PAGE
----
If you want to get to the Waterloo Premium Outlets, you access the stores from Route 318. Known by locals for many years as the Old State Road, it used to be a poorly maintained road that drivers avoided if they could. Route 318 has been transformed in recent years to become — especially at its intersection with Route 414 — the prime economic development area in Seneca County.
Route 318 is an east-west highway between Route 14 in the town of Phelps, Routes 5&20 and Route 89. The road is approximately 10.9 miles long. Route 318 begins in the west at an intersection with Route 14 in an area of the Ontario County town of Phelps known as West Junius. West of this intersection, the right-of-way for Route 318 leads to the toll barrier for New York State Thruway (I-90) exit 42. The route heads eastward, crossing the Norfolk Southern Railway Corning Secondary line before passing into Seneca County about 0.7 mile east.
In the Seneca County town of Junius, Route 318 follows an alignment parallel to the Thruway, passing by a series of small lakes collectively known as Junius Ponds. Just past an intersection with Nine Foot Road (County Road 108 or CR 108), it passes Waterloo Premium Outlets. Soon thereafter, it passes between a series of homes at Stone Church Road and leads into the town of Tyre. Continuing east it passes through the hamlet of Magee at the intersection with Route 414. Further east it intersects with Gravel Road (CR 101) at Nichols Corners. A little more than 1.3 miles east, Route 318 intersects with Routes 5&20 and Route 89 at Halsey’s Corners, just west of the Montezuma National Wildlife Refuge and northwest of Cayuga Lake.
19th century origins
The origins of Route 318 date back to the 19th century when the highway was part of a road connecting the village of Phelps to a bridge over the Seneca River near Cayuga Lake. In 1825, the state Legislature authorized the construction of a “free bridge” over the Seneca River. A road was later built to connect the bridge to the village of Phelps by way of West Junius and Magee. The highway became known as the “free bridge state road.”
In 1908, the portion of the road from the free bridge to Halsey Corners was included as part of Route 6, an unsigned legislative route defined by the state Legislature as beginning in Buffalo and ending in Albany. The remainder of the old free bridge highway was designated as Route 6-a in 1911. The section of Route 6-a from West Junius to Halsey Corners (the junction with present Route 89) was designated as Route 291 (west of Magee) and part of Route 89 (east of Magee) as part of the 1930 renumbering of state highways in New York. The name New York 291 for present Route 318 was removed in the 1940s.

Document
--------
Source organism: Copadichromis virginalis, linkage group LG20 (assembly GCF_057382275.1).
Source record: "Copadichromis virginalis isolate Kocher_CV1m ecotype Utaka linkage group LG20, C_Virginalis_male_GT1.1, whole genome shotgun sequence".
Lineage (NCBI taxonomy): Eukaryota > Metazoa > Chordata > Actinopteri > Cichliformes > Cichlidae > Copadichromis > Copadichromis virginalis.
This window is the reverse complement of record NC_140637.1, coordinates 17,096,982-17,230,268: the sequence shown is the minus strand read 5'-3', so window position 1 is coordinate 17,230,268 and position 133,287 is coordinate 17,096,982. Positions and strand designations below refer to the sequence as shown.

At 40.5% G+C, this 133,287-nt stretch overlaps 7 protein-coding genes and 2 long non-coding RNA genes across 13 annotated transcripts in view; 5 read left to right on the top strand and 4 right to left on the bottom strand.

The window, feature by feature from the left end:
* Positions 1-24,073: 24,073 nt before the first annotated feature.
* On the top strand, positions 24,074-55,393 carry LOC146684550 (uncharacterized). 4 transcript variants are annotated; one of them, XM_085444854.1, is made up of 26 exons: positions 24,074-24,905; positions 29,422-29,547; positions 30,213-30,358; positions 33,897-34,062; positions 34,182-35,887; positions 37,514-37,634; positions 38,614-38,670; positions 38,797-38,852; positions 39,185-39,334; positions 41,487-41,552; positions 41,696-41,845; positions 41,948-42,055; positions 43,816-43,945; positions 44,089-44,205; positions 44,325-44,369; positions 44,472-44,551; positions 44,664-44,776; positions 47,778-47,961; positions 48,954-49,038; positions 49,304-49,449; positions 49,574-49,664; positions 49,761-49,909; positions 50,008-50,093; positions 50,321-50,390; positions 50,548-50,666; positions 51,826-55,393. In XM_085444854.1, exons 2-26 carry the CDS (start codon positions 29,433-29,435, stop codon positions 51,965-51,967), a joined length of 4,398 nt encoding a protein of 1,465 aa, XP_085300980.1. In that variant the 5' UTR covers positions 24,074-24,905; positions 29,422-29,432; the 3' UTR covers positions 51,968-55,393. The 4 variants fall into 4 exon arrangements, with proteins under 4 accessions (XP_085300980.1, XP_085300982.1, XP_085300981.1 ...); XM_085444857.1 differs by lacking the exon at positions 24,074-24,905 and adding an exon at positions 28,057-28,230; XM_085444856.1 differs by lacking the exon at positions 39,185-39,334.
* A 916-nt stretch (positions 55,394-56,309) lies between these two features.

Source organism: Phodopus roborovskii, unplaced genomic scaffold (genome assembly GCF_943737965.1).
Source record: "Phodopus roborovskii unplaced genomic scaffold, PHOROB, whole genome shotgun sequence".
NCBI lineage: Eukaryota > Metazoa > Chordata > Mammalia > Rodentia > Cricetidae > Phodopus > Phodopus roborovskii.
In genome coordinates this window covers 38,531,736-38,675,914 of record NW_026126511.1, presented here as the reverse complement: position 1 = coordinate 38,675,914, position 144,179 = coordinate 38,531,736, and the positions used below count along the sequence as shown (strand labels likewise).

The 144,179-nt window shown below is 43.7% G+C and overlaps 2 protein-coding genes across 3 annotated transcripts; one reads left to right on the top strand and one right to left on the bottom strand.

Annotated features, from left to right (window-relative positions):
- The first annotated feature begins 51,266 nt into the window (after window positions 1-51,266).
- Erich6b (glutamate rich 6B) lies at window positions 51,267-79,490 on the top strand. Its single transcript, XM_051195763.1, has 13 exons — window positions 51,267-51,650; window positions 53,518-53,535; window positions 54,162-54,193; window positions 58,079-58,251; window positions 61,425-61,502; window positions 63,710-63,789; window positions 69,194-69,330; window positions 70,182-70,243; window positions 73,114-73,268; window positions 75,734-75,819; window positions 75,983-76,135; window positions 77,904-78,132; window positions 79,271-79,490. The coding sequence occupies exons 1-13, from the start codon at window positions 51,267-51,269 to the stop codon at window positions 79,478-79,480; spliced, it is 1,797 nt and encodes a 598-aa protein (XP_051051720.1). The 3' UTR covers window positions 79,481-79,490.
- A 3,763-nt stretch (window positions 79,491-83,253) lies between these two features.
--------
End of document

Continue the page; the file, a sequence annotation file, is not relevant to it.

When the first set of posted routes in New York was assigned in 1924, the portion of Route 6-a from Phelps to West Junius was incorporated into Route 15 (modern-day Route 96), a route extending from Owego to Rochester. Farther east, the Route 6 segment of the old free bridge road was co-designated as part of Route 5 and Route 5A (now U.S. Route 20 and New York Route 5), two cross-state highways linking Western New York to the Capital District. The remainder of the old highway — namely Route 6-a from West Junius to Halsey’s Corners — did not initially receive a designation.
The entirety of old Route 6-a between West Junius and Halsey’s Corners was assigned a designation as part of the 1930 renumbering of state highways in New York. From West Junius to Magee, the highway was designated as New York 291. The section from Magee to Halsey Corners became part of Route 89, which originally continued north from Magee to North Rose on what is now Route 414. At the same time, Black Brook Road — a connector between the village of Seneca Falls and Route 89 east of Magee — was named New York 390A. The route was a spur route of New York 390 in name only, as New York 390A never connected to New York 390. The New York 291 designation was deleted in the early 1940s.
The alignments of Routes 89 and 414 north of Routes 5&20 were mostly swapped in the late 1950s. Route 414, however, continued south of Magee along its current alignment. At the same time, Route 390 was extended westward to Magee, along the former routing of Route 89, while the Route 390A designation was deleted. The entirety of Route 89’s former routing from Magee to Halsey Corners was redesignated as Route 318 in about 1963, resulting in the truncation of Route 390 back to its previous northern terminus, before being removed altogether in the mid-1960s. Route 318 was extended west to its current terminus at Route 14 in West Junius in the mid-1970s. The former routings of Routes 390 and 390A between Route 318 and the Seneca Falls village line are now maintained by Seneca County CR 102 (Black Brook Road) and part of CR 101 (Gravel Road).
The future for Route 318 is bright. The success of Waterloo Premium Outlets has begun what many foresee as many new businesses along the Routes 318 corridor, especially near the intersection with Route 414 at Magee’s Corner, with easy connection to both Thruway exits 41 and 42. The new sewer service, coupled with the water line in operation for several years, together provide great infrastructure for the location of new businesses. The new del Lago Resort & Casino may prove to be a big economic stimulus for the area. It is not surprising that the Seneca County Chamber of Commerce has chosen to relocate in the near future to the former Dr. Thomas C. Magee house at the northwest corner of Routes 318 and 414. What was once a poorly maintained road, Route 318 may well become one of the most traveled roads in Seneca County.
Gable is the Seneca County historian.